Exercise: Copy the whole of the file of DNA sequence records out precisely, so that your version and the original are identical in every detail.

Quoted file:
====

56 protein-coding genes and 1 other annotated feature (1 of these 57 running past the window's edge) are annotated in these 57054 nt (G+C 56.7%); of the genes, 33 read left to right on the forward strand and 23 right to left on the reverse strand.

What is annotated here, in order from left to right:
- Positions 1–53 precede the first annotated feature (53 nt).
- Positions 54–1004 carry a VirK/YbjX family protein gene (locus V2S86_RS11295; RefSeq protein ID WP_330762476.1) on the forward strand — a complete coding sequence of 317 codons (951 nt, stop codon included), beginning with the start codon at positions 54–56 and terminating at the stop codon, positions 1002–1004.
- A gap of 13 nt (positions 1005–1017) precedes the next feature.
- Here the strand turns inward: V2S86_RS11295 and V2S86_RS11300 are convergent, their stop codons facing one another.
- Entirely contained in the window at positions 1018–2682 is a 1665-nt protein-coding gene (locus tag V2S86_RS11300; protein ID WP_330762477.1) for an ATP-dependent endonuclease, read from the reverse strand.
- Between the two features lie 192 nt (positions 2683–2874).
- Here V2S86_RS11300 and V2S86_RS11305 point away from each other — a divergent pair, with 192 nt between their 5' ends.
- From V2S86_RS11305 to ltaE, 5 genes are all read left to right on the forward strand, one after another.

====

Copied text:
56 protein-coding genes and 1 other annotated feature (1 of these 57 running past the window's edge) are annotated in these 57054 nt (G+C 56.7%); of the genes, 33 read left to right on the forward strand and 23 right to left on the reverse strand.

What is annotated here, in order from left to right:
- Positions 1–53 precede the first annotated feature (53 nt).
- Positions 54–1004 carry a VirK/YbjX family protein gene (locus V2S86_RS11295; RefSeq protein ID WP_330762476.1) on the forward strand — a complete coding sequence of 317 codons (951 nt, stop codon included), beginning with the start codon at positions 54–56 and terminating at the stop codon, positions 1002–1004.
- A gap of 13 nt (positions 1005–1017) precedes the next feature.
- Here the strand turns inward: V2S86_RS11295 and V2S86_RS11300 are convergent, their stop codons facing one another.
- Entirely contained in the window at positions 1018–2682 is a 1665-nt protein-coding gene (locus tag V2S86_RS11300; protein ID WP_330762477.1) for an ATP-dependent endonuclease, read from the reverse strand.
- Between the two features lie 192 nt (positions 2683–2874).
- Here V2S86_RS11300 and V2S86_RS11305 point away from each other — a divergent pair, with 192 nt between their 5' ends.
- From V2S86_RS11305 to ltaE, 5 genes are all read left to right on the forward strand, one after another.